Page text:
MOORE: Nothing! [LAUGHS] Nathan was like, “I have this play..” and he sent it to me, it was something that he was going to direct. I said, “If you’re not going to be in it then I’m not going to do it!” Directors leave and stuff. Plays are really hard when you have children. When I did The Vertical Hour years ago, I didn’t think about how they wipe out your entire weekend, and there’s one day in the middle of the week where you’re not home. It’s not worth it for my family. It’s easier to do film because you come home at the end of the night and you’re on their school schedule.
THE INQUISITR: How do you juggle your career with your family life? It’s always a big issue for women with the question of, ‘Can you have it all?’
MOORE: Yeah. It’s that thing that everybody says, “Yeah, you can have it all, but you just can’t have it at the same time.” There’s going to be compromises somewhere. I don’t go to Australia to work, it’s too far away. If I shoot, I shoot here in town, or in the summer time when they can come with me. You figure it out.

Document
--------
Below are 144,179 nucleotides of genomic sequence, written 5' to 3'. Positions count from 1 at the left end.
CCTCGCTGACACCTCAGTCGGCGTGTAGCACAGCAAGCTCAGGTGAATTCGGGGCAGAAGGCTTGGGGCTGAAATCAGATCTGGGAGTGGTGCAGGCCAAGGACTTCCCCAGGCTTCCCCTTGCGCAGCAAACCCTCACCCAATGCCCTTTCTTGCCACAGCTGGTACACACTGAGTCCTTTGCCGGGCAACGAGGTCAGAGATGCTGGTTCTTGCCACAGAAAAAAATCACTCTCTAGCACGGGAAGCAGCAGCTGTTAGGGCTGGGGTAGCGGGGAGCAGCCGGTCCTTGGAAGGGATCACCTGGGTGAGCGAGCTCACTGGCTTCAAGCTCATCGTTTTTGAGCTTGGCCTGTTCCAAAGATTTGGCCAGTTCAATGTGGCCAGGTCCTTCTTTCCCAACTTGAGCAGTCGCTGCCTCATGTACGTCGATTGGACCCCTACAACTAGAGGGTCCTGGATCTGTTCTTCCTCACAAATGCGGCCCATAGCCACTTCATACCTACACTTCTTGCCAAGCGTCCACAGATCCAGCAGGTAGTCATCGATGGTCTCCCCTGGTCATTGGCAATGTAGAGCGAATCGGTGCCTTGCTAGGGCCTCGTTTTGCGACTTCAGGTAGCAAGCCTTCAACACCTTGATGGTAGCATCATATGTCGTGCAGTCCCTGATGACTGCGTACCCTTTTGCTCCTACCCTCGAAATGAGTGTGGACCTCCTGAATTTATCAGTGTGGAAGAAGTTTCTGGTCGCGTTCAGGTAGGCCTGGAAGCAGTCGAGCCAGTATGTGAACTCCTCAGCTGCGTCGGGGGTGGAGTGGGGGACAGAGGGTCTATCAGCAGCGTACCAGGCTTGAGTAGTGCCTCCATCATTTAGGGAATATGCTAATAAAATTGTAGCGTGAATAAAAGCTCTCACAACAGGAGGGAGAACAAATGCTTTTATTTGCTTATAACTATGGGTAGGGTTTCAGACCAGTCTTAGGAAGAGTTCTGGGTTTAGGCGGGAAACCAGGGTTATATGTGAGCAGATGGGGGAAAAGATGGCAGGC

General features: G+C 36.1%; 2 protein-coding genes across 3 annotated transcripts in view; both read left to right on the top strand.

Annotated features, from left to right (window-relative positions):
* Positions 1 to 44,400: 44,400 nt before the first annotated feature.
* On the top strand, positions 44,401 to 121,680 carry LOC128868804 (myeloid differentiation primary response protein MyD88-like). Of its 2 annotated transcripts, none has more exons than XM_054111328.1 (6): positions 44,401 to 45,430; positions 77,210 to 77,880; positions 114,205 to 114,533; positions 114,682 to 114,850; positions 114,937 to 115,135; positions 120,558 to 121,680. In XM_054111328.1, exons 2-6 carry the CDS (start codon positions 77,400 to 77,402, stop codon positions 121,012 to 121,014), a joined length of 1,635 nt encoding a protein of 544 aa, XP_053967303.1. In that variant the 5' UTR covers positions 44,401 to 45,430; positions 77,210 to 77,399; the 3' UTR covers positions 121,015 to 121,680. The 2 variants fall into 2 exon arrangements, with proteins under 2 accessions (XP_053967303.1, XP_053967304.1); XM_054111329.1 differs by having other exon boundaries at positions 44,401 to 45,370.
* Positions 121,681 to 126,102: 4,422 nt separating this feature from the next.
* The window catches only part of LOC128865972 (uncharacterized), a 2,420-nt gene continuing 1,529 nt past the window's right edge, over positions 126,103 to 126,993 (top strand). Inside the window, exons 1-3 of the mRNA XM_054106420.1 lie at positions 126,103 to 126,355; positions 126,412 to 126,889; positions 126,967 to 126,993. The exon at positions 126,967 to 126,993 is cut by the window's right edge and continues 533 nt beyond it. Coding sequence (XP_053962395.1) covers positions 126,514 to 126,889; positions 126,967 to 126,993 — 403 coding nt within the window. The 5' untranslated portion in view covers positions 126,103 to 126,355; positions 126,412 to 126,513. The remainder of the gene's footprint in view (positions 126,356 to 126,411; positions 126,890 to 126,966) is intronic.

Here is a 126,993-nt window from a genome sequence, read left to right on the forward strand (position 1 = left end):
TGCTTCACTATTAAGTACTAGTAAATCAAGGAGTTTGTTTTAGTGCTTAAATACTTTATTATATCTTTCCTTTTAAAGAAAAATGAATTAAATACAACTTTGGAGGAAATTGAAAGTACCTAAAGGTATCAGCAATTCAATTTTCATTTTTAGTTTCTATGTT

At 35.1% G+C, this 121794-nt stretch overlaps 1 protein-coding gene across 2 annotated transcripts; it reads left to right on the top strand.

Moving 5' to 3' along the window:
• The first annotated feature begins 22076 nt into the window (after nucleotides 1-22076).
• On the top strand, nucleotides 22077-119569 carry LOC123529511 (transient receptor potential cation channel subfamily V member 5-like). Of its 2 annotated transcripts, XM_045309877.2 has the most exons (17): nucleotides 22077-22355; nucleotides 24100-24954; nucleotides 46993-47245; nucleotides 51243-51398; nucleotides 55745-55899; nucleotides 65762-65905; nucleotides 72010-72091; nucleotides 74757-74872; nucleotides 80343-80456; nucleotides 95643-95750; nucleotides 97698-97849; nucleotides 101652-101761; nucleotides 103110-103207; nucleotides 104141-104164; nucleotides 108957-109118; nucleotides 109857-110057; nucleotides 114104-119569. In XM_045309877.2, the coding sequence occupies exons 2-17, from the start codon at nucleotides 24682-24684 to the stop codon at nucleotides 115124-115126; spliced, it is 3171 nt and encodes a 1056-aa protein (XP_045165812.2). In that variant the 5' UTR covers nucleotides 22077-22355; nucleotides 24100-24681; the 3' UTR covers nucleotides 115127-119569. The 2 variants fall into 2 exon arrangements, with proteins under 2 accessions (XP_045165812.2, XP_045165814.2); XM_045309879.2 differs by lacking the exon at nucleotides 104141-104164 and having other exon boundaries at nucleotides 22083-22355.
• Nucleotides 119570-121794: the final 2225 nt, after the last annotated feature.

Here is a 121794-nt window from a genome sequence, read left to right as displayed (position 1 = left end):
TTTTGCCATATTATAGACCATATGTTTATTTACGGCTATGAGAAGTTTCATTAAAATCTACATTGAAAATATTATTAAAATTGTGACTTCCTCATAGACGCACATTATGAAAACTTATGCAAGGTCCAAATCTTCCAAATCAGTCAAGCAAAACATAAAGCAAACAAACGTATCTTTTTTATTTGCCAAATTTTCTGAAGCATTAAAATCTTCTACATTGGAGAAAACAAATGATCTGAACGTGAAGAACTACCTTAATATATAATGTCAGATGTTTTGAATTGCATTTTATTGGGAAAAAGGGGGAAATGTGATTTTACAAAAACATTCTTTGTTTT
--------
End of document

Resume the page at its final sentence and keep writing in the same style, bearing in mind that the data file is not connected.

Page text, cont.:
THE INQUISITR: What were your personal challenges doing this film? What’s your most personal challenge as an actor?
ANGARANO: It’s just working in general and keeping very positive. There’s a ton of negative energy going towards acting. You stay positive and keep healthy, and not dwell on things. Having a family and creating something outside of your career is the really most important thing.
MOORE: This is an issue for everyone, not just actors. Freud says you need love and work. You want to have a relationship, a family, and a personal life, and that’s a rich life that way, and then you want to have a creative life. Trying to have that for all of us is the balance that you want to create, but it’s great to have those options. We’re so lucky to have that.
THE INQUISITR: Will Linda have that?
MOORE: I think she does! That’s Linda’s story. She’s someone who’s only been in the book, and only been in the narrative and she’s stepped out of it. She’s kept her choices very restricted. She sort of blows it open by the end by making all of these mistakes and being present in the real world.
THE ENGLISH TEACHER IS CURRENTLY PLAYING AT THE TRIBECA FILM FESTIVAL AND ON VOD.